Re: [netmod] An abundant amount of IANA if types...

Robert Wilton <rwilton@cisco.com> Fri, 06 April 2018 13:55 UTC

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To: Ladislav Lhotka <lhotka@nic.cz>, netmod@ietf.org
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From: Robert Wilton <rwilton@cisco.com>
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Date: Fri, 6 Apr 2018 14:55:45 +0100
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Subject: Re: [netmod] An abundant amount of IANA if types...
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At the moment, I would say that the vast majority of the definitions in 
IANA.yang are just noise because they refer to definitions that are 
obsolete.  Our OS seems to use only 10% of the 287+ defined IANA types, 
and that 10% includes technologies such as frame relay, serial, atm, 
that very much seem to be on their way out.

Using hierarchical identities and interface properties seems like a 
reasonable solution to me (e.g. as described in 
draft-wilton-netmod-interface-properties-00).  E.g. so rather than 
having configuration with a direct when statement on a specific list of 
interface types, instead the when statement can depend on the 
appropriate interface properties.

I also like Lada's suggestion of trying to spread out the IANA 
definitions to the modules that are defining the technology.  So, if a 
device implements support for PPP configuration/operational state then 
it would also naturally define any PPP related interface identities at 
the same time.

If a vendor wants to define their own flavour of Ethernet interface then 
they can do so in their vendor specific module without requiring all 
tooling to become aware of it, and allowing the existing Ethernet 
configuration to work as normal.



On 06/04/2018 13:01, Ladislav Lhotka wrote:
> On Fri, 2018-04-06 at 13:36 +0200, Juergen Schoenwaelder wrote:
>> On Fri, Apr 06, 2018 at 10:51:48AM +0200, Ladislav Lhotka wrote:
>>> Juergen Schoenwaelder <j.schoenwaelder@jacobs-university.de> writes:
>>>
>>>> If we would have a mechanism to deviate an identityref to a subset of
>>>> identity values supported by an implementation, we would have solved a
>>>> more generic problem. Yes, the IANA list could be 'nicer' but it will
>>>> never be 'nice'.
>>> Three mechanisms can be used for this:
>>>
>>> - splitting the identities into separate modules
>> Whatever module organization you come up with, it won't work for all
>> implementations.
Yes, getting the root of this structure right is perhaps somewhat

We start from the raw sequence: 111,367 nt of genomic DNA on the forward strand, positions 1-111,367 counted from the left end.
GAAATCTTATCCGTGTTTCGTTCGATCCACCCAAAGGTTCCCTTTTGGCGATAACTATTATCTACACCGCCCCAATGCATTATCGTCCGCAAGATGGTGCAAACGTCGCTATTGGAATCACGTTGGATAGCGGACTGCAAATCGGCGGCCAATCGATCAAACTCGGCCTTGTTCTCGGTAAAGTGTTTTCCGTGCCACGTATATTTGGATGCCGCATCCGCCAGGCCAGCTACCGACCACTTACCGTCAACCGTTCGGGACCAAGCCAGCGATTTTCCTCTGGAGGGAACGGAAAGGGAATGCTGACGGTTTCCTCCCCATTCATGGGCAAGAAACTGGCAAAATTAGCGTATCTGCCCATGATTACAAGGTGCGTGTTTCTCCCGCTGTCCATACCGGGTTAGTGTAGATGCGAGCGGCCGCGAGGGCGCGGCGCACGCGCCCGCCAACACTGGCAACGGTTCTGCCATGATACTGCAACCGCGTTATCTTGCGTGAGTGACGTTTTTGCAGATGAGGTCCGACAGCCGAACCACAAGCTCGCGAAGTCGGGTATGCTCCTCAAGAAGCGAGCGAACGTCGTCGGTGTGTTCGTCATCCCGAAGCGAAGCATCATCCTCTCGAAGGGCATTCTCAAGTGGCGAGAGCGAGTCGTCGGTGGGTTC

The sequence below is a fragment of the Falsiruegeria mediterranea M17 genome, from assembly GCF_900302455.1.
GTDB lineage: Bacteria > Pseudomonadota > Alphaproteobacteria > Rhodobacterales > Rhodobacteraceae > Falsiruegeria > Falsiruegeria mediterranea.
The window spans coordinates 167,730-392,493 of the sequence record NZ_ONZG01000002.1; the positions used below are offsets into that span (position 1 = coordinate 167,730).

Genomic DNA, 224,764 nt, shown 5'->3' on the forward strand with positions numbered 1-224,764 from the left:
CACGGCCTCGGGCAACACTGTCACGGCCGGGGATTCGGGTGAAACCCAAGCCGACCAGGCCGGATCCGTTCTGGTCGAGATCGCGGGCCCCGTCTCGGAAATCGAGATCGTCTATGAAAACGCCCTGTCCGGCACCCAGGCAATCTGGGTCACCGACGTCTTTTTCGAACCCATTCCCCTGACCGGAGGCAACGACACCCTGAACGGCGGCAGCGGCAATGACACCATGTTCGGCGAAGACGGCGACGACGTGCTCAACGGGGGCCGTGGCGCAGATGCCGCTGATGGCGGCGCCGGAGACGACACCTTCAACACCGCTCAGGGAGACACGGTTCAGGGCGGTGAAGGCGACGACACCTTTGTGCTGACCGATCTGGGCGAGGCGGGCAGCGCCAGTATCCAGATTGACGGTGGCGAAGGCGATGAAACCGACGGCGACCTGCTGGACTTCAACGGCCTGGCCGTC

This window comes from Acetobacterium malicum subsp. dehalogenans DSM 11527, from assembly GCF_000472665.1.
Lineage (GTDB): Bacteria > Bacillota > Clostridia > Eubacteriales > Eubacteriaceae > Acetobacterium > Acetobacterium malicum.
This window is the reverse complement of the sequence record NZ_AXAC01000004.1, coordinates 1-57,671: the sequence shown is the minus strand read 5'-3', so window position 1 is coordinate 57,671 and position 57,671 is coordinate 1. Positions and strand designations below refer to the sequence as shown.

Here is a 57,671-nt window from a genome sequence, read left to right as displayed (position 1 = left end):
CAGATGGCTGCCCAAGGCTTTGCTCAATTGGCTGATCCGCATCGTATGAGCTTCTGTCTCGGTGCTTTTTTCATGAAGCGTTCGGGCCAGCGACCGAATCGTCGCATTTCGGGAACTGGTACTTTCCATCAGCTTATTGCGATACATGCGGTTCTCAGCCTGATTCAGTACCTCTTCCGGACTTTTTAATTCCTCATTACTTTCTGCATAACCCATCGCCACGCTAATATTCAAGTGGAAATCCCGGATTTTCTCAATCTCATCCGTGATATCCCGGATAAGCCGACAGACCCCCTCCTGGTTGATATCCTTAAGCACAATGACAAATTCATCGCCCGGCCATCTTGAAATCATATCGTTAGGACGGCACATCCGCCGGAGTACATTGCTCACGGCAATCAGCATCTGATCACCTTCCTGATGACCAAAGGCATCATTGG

tricky, but I don't think that it needs to be all encompassing, or perfect.

>>> - using features
>> Making every identity a feature will turn the feature system upside
>> down. This is similar to making every leaf a feature.
>>
>>> - using deviations (even though vendors frown on them)
>> If my implementation only supports A and B and C, then a deviation may
>> state exactly that and the problem is solved. Hoping that my specific
> In fact, deviations cannot delete identity values because they aren't schema
> nodes, so they are of no use.
>
>> combination of A and B and C matches a set of modules or some set of
>> features is in my view an illusion.
> An implementation that supports, say, a given type of tunnel interface will
> implement the module that covers this tunnel type. If the identity for this
> tunnel interface type is defined in the same module, then all is good. I don't
> get why this should be an illusion. On the contrary, I think it is the cleanest
> available solution to this conformance specification problem.
>
>> Vendors not shipping proper deviations are essentially telling their
>> customers that they have not yet understood model driven management.
>> We need to change the mindset here instead of polluting our data
>> models with hundreds or thousands of fine grained 'features'.
> I agree that zillions of features aren't nice but it seems to be the only
> solution that we currently have for modules of the iana-if-type style.
>
> Having an bulky set of identity values, most of which are of no interest, is IMO
> much worse and could also be a security issue if implementors aren't careful
> enough.
I'm not sure there is a security concern here, but a long list where 
most of the values are cruft doesn't really seem to help anyone.  It 
also makes it harder to know which is the right type to use.  E.g. will 
everyone know that they should use "ethernetCsmacd" rather than 
"gigabitEthernet" for an optical GE interface that doesn't actually use 
CSMA/CD ...

Thanks,
Rob


>
> Lada
>
>> /js
>>